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Must-Listen: Elysia Crampton's Beats Transcend Genre, Gender, and History

Voices Carry

"I’m more interested in locating my privileges — the privileges of being part of that world — and using those privileges the best I can.”

Photography by Jeaneen Lund. Hair and Makeup by Tsipporah Liebman using MAC Cosmetics.

Movement has always been a constant for Elysia Crampton. The producer, whose experimental compositions are as rich and textured as the history that informs them, has spent much of her life in different parts of the world, many of which add deeper meaning to her music.

"Even if I'd been in a small town my whole life, I think I would have found a way to construct fantasy and a way of negotiating with whatever reality I'm trying to understand at the time," says the Bolivian-American artist, who grew up in Montemorelos, Mexico, and now lives in Sacramento. "Cities can be very reflective places -- in fact, so reflective that you don't actually see the reality going on in them."

Crampton architects a space of her own on her latest album, Elysia Crampton Presents: Demon City. Described by NPR as an "epic poem," the seven-track set is abrasive and enveloping all at once, corralling a team of collaborators including Rabit, Why Be, Chino Amobi, and Lexxi to flesh out the "raw data" Crampton initially supplied. "A lot of the songs are more like my friends performing me," says Crampton, who, while recording the LP, was inspired by Aymaran history (Aymaran is an umbrella term that encompasses those indigenous to Altiplano and the Andes in South America) and its culture of queerness.

Like much of her work, Demon City is complex and cerebral, and Crampton's explanations of its material are equally weighty. With its electronic scribbles accenting a hypnotic string loop, "After Woman (for Bartolina Sisa)" is almost entirely instrumental, but the song is specifically based on the story of Sisa, an indigenous revolutionary who was captured, executed, and cut into parts that were distributed to several Bolivian villages as a reminder that the Spanish government had the real power.

The track is also a nod to Crampton's roots and how they've shaped her identity.

"Coming from a historical perspective, I can see that my voice is not my own -- it was never my own," she says. "It was constructed by structures that preceded me -- the state structures, the hegemonic structures, and literally the material structures that make me -- which come from this indigenous Aymaran background. The Aymaran people made me, so they're making some of my voice, however compromised or contradictory that position is."


While Crampton speaks of her music in highly academic terms, quoting intellectuals and scholars like Hortense Spillers, Eva Hayward, and Karen Barad, she is the author of her own history, which has little to do with the conventional. She is a transgender woman and says she was "always thankfully queer." She started dabbling in music in 2008, making edits of pop songs by artists like Justin Bieber under the name E+E. It wasn't until last year that she released American Drift, her four-track debut under her own name. Reviews of it were effusive, the album establishing her as one of today's most intriguing, boundary-pushing beatmakers.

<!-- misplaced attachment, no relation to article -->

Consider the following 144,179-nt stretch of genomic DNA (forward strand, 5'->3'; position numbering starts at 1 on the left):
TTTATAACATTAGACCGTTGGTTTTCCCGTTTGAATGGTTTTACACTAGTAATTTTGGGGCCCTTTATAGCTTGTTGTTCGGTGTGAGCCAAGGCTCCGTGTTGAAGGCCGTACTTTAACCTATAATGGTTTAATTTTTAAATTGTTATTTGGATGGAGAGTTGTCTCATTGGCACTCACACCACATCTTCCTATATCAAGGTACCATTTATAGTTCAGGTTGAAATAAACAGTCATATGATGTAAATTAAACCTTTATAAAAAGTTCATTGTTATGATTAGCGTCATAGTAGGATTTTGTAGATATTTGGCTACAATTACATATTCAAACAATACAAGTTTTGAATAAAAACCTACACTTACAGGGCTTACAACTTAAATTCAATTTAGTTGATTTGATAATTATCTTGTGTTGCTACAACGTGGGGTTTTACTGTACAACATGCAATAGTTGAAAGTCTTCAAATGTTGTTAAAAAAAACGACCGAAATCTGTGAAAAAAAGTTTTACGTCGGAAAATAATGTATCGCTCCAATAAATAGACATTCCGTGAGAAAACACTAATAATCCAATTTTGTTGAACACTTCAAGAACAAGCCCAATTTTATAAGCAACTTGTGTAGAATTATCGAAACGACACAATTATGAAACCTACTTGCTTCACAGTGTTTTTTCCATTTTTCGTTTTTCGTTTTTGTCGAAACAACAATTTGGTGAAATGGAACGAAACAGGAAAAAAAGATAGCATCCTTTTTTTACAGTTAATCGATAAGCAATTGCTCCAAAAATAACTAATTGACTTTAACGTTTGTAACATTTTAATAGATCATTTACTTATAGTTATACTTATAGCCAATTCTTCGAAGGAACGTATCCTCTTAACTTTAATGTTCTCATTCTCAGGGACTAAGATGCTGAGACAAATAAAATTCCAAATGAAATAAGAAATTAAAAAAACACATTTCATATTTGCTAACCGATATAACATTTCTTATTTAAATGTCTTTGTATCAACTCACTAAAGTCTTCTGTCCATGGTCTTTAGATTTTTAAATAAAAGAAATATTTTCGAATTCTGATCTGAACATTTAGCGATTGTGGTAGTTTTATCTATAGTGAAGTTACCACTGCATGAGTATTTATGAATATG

She rebuffs categorizing her sound, but Crampton is often described as a dance artist, even though her arrangements bear few obvious hooks and reject standard BPM formulas. She's also aware that her presence as a transgender person of color in dance music makes her an outlier, but she'd rather focus on the benefits that provides.

"What I'm more interested in are my own privileges and how I'm able to be a voice for those who still aren't voiced but who are threaded through my voice at the same time," she says. "Maybe that goes back to the idea of ownership or recalculating what the whole sense of ownership would be outside of a capitalist notion of an individual. I'm more interested in locating my privileges -- the privileges of being part of that world -- and using those privileges the best I can."

For her next project Crampton plans to tap into a different sort of history. Rather than release another album, she'll record an audiobook about the Quetzalcoatlus, a pterosaur that experts consider one of the largest-ever flying animals.

"Now that I travel more, I was thinking about how reliant I am on plane flight, and how violent and terrible that is," she says.

"I'm contracted for two albums on the label I'm on now. I was inspired by this one American paleontologist, so part of the work might be connecting with that. So yeah, that's the project... If I don't get fired."

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